As employees gradually return to work after months of pandemic-related shutdown, employers are being faced with the challenge of providing a healthy working environment for any on-site personnel. One way to keep employees healthy is making efforts to reduce the risk of transmission of respiratory illnesses in the workplace. While a vaccine for COVID-19 is still under development, some employers may be asking whether they can implement a mandatory COVID vaccination policy to reduce the occurrence of at least contagious respiratory illness in the workplace. Some employers already have policies in place related to other vaccines, such as influenzas. Now is a good time to assess whether your workplace should revise its current stance on mandatory vaccines.
According to Equal Employment Opportunity Commission (EEOC) guidance pertaining to pandemic preparedness in the workplace and the Americans with Disabilities Act, originally issued in 2009 in response to the H1N1 virus and updated in March 2020 after the initial spread of COVID-19, employers may lawfully implement a "mandatory" flu vaccination policy, subject to exceptions under the Americans with Disabilities Act (ADA) and Title VII of the Civil Rights Act of 1964 (Title VII). An employee may be entitled to an exemption from a mandatory vaccination requirement based on an ADA disability that prevents him or her from taking the flu vaccine. The employer may be required to grant the employee a reasonable accommodation, unless doing so would place an undue hardship on the employer. Similarly, under Title VII, once an employer receives notice that an employee's sincerely held religious belief, practice, or observance prevents him or her from taking the flu vaccine, the employer must provide a reasonable accommodation unless it would pose an undue hardship on the employer. Under Title VII, an undue hardship is defined as "more than a de minimis cost" (more than trivial/minimal) to the operation of the employer's business, which is a lower standard than under the ADA.
Subject to these two exceptions, however, employers may otherwise implement a mandatory flu vaccine policy for its workplace. Businesses must proceed cautiously with regard to any policy enforcement, particularly with respect to consideration of a religious exemption under Title VII. The EEOC has filed several lawsuits against employers with mandatory flu vaccine policies where the employer did not accommodate an employee's religious belief in objecting to receiving the flu vaccination or where the employer did not consider other possible accommodations.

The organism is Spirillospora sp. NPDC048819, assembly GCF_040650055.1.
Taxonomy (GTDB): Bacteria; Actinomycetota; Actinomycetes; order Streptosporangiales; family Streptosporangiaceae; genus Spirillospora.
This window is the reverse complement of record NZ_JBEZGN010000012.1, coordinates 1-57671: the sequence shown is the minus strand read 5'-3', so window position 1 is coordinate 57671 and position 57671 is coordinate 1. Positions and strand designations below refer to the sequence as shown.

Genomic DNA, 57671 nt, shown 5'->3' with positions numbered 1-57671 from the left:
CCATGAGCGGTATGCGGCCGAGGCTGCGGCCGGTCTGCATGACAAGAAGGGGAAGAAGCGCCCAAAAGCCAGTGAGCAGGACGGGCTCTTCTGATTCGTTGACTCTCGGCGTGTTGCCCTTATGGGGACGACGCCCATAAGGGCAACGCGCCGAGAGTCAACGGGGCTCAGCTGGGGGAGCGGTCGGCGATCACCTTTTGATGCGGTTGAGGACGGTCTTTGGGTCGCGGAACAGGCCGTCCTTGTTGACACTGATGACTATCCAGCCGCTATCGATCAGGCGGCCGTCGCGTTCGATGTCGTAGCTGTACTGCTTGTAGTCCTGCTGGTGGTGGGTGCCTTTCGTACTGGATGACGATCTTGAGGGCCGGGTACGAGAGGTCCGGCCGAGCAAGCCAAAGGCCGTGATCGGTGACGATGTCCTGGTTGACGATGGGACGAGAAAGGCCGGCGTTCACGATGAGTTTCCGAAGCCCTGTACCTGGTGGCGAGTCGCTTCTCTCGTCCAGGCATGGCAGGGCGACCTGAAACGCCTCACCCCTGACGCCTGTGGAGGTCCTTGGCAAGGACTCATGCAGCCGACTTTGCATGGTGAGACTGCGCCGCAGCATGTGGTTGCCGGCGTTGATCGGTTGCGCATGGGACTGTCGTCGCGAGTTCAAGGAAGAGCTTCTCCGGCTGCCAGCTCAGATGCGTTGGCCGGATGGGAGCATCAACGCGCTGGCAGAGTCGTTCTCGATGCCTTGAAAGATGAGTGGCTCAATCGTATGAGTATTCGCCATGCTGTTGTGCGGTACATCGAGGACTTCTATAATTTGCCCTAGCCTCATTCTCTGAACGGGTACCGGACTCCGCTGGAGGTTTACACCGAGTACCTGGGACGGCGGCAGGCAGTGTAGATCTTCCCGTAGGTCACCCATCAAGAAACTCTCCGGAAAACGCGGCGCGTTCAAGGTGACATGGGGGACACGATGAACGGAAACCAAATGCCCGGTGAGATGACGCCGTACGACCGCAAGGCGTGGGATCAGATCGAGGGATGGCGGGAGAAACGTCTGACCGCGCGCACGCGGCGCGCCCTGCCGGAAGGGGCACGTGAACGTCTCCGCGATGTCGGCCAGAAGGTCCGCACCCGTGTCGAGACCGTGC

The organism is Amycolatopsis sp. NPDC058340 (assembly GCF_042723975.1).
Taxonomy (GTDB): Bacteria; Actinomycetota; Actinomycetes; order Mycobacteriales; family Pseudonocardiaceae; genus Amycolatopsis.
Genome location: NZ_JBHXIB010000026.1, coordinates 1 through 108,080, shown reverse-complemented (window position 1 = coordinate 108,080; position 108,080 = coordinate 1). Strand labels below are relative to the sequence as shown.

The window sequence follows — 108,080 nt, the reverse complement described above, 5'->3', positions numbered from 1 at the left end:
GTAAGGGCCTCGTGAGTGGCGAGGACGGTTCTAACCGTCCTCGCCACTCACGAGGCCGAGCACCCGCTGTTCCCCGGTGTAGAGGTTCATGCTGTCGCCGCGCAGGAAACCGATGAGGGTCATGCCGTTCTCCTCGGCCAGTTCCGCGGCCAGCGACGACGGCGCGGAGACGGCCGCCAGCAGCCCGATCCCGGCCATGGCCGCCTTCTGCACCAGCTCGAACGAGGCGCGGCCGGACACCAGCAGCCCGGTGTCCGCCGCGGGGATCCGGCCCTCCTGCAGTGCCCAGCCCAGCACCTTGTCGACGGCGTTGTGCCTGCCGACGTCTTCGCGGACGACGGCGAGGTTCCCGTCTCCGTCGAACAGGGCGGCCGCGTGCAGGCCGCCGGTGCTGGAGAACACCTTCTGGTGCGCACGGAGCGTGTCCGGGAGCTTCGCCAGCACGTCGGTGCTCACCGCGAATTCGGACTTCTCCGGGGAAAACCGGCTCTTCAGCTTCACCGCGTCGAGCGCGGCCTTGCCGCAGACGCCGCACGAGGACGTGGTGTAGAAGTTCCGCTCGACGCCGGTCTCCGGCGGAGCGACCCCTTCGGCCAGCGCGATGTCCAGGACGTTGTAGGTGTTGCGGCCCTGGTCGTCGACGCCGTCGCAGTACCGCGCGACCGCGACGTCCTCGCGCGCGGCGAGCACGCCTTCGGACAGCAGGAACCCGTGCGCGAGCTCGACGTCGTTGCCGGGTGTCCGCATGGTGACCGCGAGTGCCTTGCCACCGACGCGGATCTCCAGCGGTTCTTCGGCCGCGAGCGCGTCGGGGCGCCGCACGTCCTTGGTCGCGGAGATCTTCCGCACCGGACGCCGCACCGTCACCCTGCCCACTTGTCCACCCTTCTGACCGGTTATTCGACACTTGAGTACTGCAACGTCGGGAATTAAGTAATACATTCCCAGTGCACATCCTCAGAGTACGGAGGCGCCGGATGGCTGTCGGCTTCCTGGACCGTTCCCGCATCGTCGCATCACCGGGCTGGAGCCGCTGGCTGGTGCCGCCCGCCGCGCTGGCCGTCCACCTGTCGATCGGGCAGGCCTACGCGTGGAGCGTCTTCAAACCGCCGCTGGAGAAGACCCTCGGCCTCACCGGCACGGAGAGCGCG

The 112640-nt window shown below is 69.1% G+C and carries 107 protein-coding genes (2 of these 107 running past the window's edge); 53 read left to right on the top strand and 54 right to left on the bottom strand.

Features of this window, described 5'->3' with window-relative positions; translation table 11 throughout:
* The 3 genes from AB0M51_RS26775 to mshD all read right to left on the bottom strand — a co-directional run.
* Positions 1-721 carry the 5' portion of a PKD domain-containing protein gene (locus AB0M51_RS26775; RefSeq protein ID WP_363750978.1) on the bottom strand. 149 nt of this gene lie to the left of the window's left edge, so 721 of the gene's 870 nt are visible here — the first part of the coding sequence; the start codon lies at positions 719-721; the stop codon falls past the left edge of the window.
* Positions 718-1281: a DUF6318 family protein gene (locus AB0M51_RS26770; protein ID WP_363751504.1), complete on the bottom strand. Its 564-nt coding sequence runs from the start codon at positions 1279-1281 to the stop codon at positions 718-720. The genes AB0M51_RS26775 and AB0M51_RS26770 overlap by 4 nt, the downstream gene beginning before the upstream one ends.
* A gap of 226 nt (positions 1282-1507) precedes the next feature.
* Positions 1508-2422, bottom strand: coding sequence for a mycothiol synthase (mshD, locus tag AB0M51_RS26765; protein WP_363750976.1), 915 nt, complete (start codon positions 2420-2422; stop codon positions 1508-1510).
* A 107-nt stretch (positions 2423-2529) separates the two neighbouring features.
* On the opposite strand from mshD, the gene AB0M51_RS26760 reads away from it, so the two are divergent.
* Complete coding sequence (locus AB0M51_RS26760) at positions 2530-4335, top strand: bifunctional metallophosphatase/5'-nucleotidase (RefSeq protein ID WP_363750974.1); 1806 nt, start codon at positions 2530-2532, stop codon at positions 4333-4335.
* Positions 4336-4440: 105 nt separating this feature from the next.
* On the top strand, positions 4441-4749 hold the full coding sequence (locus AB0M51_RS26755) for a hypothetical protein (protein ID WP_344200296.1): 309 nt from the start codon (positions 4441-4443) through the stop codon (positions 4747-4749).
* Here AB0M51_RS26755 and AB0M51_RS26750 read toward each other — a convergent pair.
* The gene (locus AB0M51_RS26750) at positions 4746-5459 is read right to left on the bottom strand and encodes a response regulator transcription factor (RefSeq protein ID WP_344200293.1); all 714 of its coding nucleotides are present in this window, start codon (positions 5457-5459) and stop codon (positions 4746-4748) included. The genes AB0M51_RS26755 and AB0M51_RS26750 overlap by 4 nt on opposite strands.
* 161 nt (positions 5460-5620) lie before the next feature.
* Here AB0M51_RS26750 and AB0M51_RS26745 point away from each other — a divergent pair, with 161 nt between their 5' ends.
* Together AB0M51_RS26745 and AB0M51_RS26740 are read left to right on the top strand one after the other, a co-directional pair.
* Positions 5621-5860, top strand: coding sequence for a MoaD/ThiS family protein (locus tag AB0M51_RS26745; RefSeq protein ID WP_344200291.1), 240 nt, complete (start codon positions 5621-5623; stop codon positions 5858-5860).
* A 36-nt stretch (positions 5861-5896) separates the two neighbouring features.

With Dr. Anthony Fauci, Director of the National Institute of Allergy and Infectious Diseases, predicting that a COVID-19 vaccine will be available by late 2020 or early 2021, employers may also want to begin considering policies related to COVID-19 vaccinations. While, like flu vaccinations, mandatory COVID-19 vaccine policies will likely be generally lawful, such a requirement could place employers in conflict with their workers, given that some may have concerns about the speed at which the vaccine is being developed. Employers must balance concerns related to the pushback from employees regarding mandatory vaccinations and the prevention of COVID-19 outbreaks by implementation of such policies.
Generally, employers should consider educating employees on the benefits of the vaccination and encouraging employees to voluntarily receive the vaccine by making it convenient. Employers could make it free to employees, offer to it at work, or pay employees for the time spent getting the vaccine. However, there will likely be certain environments in which employers have no choice but to mandate COVID-19 vaccination, such as meat-processing facilities that have experienced outbreaks due to the close proximity of workers or hospitals where employees have frequent contact with at-risk populations. In those circumstances, due the inevitable lack of long-term health data on the vaccine, it is important for employers to look to guidance from public health professionals as they monitor impacts and performance of inoculation.
As more information becomes available, employers should keep their employees informed in an effort to gain widespread acceptance of the vaccination, making employees less nervous about the vaccine and more likely to voluntarily receive it. This is a very unique time in the modern workplace, and balancing the legitimate concerns of a workforce with implementing reasonable safety measures will be delicate.
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